I'm just learning sas and see two interesting procedures.

  proc Delete data = table;  run;


  proc datasets lib=Libr nolist;
        modify table;
           rename __first = second;

and several questions about them:

  1. why some procedures ended like quit not run?

  2. why datasets use quit and run together? (is this a statement to quit table?)

  3. is it best recommendation to use datasets-procedure for small tasks? (not, of course, but for what? or doesn't use it?)

  4. and also, which method is faster: proc delete or sql-drop? (which have a greater speed and on which amount of data it is necessary)

  1. Some SAS procedures end in QUIT, rather than RUN, because they are running in Interactive Mode. For instance, in PROC GLM, you can specify an additional model statement as long as the top of the SAS window says that PROC GLM is running (if you're using the Windows version).

  2. Some programmers have gotten into the habit of typing QUIT and RUN together. I don't think it actually matters, as procedures that use the QUIT statement begin running as soon as you enter them. I only use one or the other.

  3. PROC DELETE is an unsupported legacy feature; it has been officially superseded by PROC DATASETS, which is the designated tool for handling datasets in SAS. Mailing List Post.

I generally don't find myself with much need to delete datasets while in SAS. Because SAS effectively manages its memory use, and because RAM is so plentiful now, I usually do 90% of my work from temporary datasets which I create on-demand at the start of the session.

  1. As before, PROC DELETE is now deprecated in favor of PROC DATASETS. In terms of which is faster, excluding extremely large data, I would wager that there is little difference between them. When handling permanent SAS datasets, however, I like to use PROC DATASETS rather than PROC SQL, simply because I feel better manipulating permanent datasets using the SAS-designed method, and not the SQL implementation (which isn't 100%) in my opinion.
  • 1
    How is the sql implementation not 100%? – DataParadigms Apr 18 '12 at 11:49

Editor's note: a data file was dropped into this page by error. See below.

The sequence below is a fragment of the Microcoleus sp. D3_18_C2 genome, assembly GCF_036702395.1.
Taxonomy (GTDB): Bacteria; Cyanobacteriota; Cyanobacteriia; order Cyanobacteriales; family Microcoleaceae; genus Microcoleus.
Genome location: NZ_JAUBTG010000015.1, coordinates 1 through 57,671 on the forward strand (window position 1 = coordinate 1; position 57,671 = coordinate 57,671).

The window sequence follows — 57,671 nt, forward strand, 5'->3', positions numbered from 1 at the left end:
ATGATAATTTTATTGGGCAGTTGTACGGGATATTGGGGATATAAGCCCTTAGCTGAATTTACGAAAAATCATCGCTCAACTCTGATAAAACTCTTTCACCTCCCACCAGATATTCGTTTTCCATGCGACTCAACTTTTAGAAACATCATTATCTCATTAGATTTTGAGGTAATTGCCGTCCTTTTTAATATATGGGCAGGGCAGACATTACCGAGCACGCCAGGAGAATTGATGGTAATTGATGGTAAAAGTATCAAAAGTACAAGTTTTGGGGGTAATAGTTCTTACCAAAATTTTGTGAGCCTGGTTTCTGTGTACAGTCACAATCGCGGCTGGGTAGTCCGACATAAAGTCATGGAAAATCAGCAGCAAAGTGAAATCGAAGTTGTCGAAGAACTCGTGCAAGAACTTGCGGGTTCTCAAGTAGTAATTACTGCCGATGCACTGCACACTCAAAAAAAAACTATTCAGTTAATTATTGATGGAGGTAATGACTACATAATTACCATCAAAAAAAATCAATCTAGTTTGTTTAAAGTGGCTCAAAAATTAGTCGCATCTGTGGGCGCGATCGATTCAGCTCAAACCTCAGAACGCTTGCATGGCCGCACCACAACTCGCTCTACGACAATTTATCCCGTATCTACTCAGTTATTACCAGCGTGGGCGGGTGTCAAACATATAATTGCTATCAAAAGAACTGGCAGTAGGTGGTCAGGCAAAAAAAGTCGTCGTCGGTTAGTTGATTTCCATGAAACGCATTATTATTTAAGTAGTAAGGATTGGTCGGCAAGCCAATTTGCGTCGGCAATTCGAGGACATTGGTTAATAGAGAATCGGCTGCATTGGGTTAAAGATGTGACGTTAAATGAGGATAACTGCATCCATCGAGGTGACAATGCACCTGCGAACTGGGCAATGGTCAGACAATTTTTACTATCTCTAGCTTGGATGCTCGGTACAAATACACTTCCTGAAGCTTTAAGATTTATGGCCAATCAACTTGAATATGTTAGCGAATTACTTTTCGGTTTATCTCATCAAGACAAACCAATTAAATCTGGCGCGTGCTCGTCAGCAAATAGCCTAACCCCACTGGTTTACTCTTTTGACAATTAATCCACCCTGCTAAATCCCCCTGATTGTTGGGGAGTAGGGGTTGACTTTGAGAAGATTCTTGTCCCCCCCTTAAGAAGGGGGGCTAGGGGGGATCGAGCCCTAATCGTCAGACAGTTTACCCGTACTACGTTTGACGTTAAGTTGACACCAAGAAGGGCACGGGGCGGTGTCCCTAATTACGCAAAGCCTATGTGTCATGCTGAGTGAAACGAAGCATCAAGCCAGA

• There are a few things one can do in SQL that one cannot do in PROC SQL. The one that immediately comes to mind is changing the type of a variable. – TARehman Apr 18 '12 at 15:55
  • Ah, I read it as drop table wasn't 100% in the SQL implementation. – DataParadigms Apr 18 '12 at 16:21

WRT "run" versus "quit":

Some SAS procedures support something called "run group processing", which means that the procedure performs whatever work it is asked to do when it sees the "run;" statement. The procedure continues to execute until it sees a "quit:" statemnet. In fact, a "quit;" statement will automatically insert a "run;" statement if there is still work to be done.

PROC DATASETS is one of those procedures. The "quit;" statement says that there is no more work for the procedure to do. Consider this trivial example:

proc datasets;
   change a=new_a;
   delete new_a;

The first statement (change) renames an existing dataset "a" to "new_a". The second statement will delete that dataset. If you fail to include a "run;" statement (after "change") in this example, the procedure will fail because it will notice that the "new_a" dataset does not exist and so will not execute either statement.

That said, I rarely use PROC DATASETS myself; I prefer to use PROC SQL.


Although PROC DELETE is officially "deprecated", all that means is that it will no longer be changed. It is a simple procedure to delete a data object from a SAS library; I use it all the time. It has one special advantage compared to PROC SQL. If you use PROC DELETE to try and delete a dataset that does not exist, you will just get a warning message in the log. However, if you try a DROP TABLE statement from SQL, you will get an error and your SQL step will halt. I use PROC DELETE all the time when creating new tables in my ETL scripts that load into external databases like Teradata and Oracle.

Long-winded, I know, but I hope this helps.



Regarding whether datasets or sql is faster at deleting tables, I investigated that issue a bit here. Proc SQL was generally faster, which was surprising to me.


I think the following code can delete the SAS datasets in the work library;

proc datasets lib=work memtype=data kill; run;



I believe you will find that PROC DELETE has not gone away and will not anytime soon. Moreover, it is often faster than the PROC DATASETS ... DELETE form of deletion for some types of libraries. In my experience, data libraries managed by SPDS with many datasets can cause PROC DATASETS of any kind to have very poor performance, and so I will always use PROC DELETE.

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